224 F2d 884 Hall v. Copco Pacific

224 F.2d 884

Robert L. HALL, Appellant,


COPCO PACIFIC, Ltd., a Delaware Corporation, Appellee.

No. 14506.

United States Court of Appeals Ninth Circuit.

August 11, 1955.

Rehearing Denied September 27, 1955.

P. H. McCarthy, Jr., F. Nason O'Hara, Herbert S. Johnson, San Francisco, Cal., for appellant.

Keith, Creede & Sedgwick, Frank J. Creede, Scott Conley, San Francisco, Cal., for appellee.

Before STEPHENS, ORR and CHAMBERS, Circuit Judges.

ORR, Circuit Judge.

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The United States District Court for the Northern District of California dismissed an action brought by appellant on the ground that it was barred by the California statute of limitations. Calif. Code of Civil Procedure, § 340, subd. 3. It is a diversity case arising out of an accidental injury sustained by appellant in the state of Oregon and involves a conflict of laws. Appellant, at the time of sustaining his injury, was employed by appellee, who was in default under the Oregon Employers' Liability Act.


The complaint contains two causes of action. It is conceded by the parties that the allegations of the complaint, as to each cause of action, are sufficient to state a cause of action under Oregon law, which said law allows suit by an injured Oregon employee against his employer in such circumstances as were here alleged. The first cause of action pleaded seeks recovery under the Oregon Employers' Liability Act, Ore.Rev.Stats. § 654.305 et seq. The second cause of action purports to come within the Oregon Workmen's Compensation Law, Ore.Rev.Stats. § 656.002 et seq. (see §§ 656.024 and 656.026).


The action was filed on the last day of the two year period immediately following the date of injury, which filing was within the Oregon statutory period of limitations as to both causes of action. The sole question before us is whether the action is barred by the California one year statute of limitations, Cal.C.C.P. § 340(3), which is applicable to injuries "caused by the wrongful act or neglect of another".


Under the doctrine of Klaxon v. Stentor El. Mfg. Co., 1941, 313 U.S. 487, 61 S.Ct. 1020, 85 L.Ed. 1477, United States courts, in diversity cases, will apply the conflict of laws principles of the state in which they sit. It is conceded that California recognizes the rule that the forum will apply its own statute of limitations regardless of where the cause of action arose,1 with the exception, not applicable here, of foreign acts containing limitations of the "built-in" type.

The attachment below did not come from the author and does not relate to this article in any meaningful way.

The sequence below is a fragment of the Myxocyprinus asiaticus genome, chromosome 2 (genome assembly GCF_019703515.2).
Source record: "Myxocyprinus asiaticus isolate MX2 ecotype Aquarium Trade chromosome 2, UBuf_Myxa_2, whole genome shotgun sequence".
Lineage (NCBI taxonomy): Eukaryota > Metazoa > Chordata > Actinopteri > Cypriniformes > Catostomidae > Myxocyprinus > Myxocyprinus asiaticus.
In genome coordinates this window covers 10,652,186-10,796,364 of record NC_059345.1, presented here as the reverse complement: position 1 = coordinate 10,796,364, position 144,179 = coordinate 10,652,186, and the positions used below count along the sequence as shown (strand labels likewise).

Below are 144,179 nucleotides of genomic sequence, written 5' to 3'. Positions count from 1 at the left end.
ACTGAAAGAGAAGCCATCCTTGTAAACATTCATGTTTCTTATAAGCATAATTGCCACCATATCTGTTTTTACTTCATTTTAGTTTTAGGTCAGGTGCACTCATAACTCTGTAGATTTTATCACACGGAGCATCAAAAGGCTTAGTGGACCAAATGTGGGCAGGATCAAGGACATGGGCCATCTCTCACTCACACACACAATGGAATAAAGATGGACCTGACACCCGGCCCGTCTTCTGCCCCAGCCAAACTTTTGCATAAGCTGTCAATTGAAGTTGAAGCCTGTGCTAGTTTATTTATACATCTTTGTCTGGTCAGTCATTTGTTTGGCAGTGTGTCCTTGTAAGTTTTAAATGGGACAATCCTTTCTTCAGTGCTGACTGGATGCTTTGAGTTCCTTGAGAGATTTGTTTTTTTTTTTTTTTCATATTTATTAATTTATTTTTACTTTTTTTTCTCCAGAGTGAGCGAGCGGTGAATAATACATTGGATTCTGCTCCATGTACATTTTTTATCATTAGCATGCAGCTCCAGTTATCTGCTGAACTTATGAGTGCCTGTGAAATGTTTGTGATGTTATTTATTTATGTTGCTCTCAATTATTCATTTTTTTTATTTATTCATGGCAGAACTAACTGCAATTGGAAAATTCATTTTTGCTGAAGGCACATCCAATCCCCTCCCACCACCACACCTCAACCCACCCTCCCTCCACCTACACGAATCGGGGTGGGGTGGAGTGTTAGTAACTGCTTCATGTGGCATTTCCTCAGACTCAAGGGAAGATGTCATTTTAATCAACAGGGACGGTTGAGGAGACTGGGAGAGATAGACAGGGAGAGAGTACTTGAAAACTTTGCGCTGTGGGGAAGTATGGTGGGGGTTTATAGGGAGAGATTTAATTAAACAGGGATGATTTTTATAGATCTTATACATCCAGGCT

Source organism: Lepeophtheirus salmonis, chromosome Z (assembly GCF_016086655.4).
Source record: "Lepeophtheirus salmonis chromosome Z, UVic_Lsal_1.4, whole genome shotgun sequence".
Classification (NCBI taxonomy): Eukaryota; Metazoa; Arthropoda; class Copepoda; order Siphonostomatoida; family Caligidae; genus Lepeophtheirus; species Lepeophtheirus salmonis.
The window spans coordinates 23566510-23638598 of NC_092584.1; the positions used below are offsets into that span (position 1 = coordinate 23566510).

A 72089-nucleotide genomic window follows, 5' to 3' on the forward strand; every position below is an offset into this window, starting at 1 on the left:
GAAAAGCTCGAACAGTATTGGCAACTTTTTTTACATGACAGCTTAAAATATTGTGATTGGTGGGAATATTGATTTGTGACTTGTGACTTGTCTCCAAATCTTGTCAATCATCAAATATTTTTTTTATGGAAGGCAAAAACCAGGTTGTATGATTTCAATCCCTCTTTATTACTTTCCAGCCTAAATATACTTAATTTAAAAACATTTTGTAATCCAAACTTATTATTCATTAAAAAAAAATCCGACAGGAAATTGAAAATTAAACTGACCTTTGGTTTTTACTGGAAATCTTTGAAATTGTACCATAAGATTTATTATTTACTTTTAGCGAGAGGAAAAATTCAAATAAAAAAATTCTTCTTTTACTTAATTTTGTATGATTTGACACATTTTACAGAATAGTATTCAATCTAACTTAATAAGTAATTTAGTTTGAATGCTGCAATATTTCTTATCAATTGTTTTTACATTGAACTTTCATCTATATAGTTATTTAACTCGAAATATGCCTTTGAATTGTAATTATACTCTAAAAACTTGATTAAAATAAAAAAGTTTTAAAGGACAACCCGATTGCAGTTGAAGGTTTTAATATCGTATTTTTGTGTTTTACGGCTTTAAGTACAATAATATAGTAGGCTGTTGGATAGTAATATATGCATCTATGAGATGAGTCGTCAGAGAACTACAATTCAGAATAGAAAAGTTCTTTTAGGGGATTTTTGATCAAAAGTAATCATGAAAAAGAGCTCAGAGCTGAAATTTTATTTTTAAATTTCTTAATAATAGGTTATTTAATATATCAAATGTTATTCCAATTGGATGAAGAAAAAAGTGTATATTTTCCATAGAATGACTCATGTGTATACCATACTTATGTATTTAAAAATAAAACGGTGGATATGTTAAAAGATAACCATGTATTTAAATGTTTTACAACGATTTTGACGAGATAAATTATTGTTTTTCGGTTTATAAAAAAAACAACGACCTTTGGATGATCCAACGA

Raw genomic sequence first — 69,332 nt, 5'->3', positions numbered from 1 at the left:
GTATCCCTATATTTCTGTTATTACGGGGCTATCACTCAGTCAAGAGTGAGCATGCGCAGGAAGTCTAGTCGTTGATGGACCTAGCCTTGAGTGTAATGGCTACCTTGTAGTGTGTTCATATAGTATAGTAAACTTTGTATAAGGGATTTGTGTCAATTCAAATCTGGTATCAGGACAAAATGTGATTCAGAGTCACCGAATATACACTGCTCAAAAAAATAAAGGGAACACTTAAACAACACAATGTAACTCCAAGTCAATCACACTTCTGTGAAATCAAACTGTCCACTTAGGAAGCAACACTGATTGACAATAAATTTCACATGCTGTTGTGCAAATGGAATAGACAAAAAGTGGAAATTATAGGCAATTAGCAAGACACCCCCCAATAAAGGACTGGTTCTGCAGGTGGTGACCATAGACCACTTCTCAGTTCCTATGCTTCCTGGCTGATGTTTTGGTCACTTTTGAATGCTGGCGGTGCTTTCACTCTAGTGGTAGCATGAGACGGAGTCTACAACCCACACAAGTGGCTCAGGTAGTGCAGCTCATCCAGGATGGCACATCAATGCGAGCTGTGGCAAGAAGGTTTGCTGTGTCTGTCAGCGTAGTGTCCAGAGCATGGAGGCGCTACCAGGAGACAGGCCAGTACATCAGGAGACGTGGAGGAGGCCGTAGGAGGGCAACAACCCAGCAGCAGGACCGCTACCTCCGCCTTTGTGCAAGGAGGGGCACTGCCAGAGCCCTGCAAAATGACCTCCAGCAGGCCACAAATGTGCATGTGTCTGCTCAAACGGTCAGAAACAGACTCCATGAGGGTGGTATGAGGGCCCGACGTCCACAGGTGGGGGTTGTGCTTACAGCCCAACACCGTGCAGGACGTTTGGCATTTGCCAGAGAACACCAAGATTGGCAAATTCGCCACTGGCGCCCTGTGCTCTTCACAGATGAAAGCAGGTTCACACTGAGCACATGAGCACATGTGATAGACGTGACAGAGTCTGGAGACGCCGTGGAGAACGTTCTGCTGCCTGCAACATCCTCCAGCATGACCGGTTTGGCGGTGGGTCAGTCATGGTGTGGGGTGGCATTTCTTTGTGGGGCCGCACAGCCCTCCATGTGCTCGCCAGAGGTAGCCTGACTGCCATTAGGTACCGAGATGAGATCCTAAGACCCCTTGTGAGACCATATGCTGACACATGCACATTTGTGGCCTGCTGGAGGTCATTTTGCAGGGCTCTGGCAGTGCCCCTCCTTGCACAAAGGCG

We now approach the problem of whether California courts would characterize the instant action as an ordinary negligence action which, under § 340, subd. 3, Cal.C.C.P., would be subject to a one year statutory period of limitations, or, in the alternative, characterize it as one upon "a liability created by statute * * *" under § 338(1) Cal.C.C.P. which provides a three year period. Characterization of actions should be made in accordance with the law of the forum, Bank of United States v. Donnally, 1834, 8 Pet. 361, 8 L.Ed. 974; see 11 Cal.Jur.2d 4.


Interpretation of the term "created by statute" used in Cal.C.C.P. § 338(1) by the courts of California lends substance to the phrase and serves as a guide to its meaning, scope and intent.


We first consider the cause of action pleaded under the Oregon Workmen's Compensation Act. We need not speculate as to how California would classify such an action. The Supreme Court of California, in discussing provisions of the Workmen's Compensation Law of California, has said in Rideaux v. Torgrimson, 12 Cal.2d 633, 636, 86 P.2d 826, 827, 1939: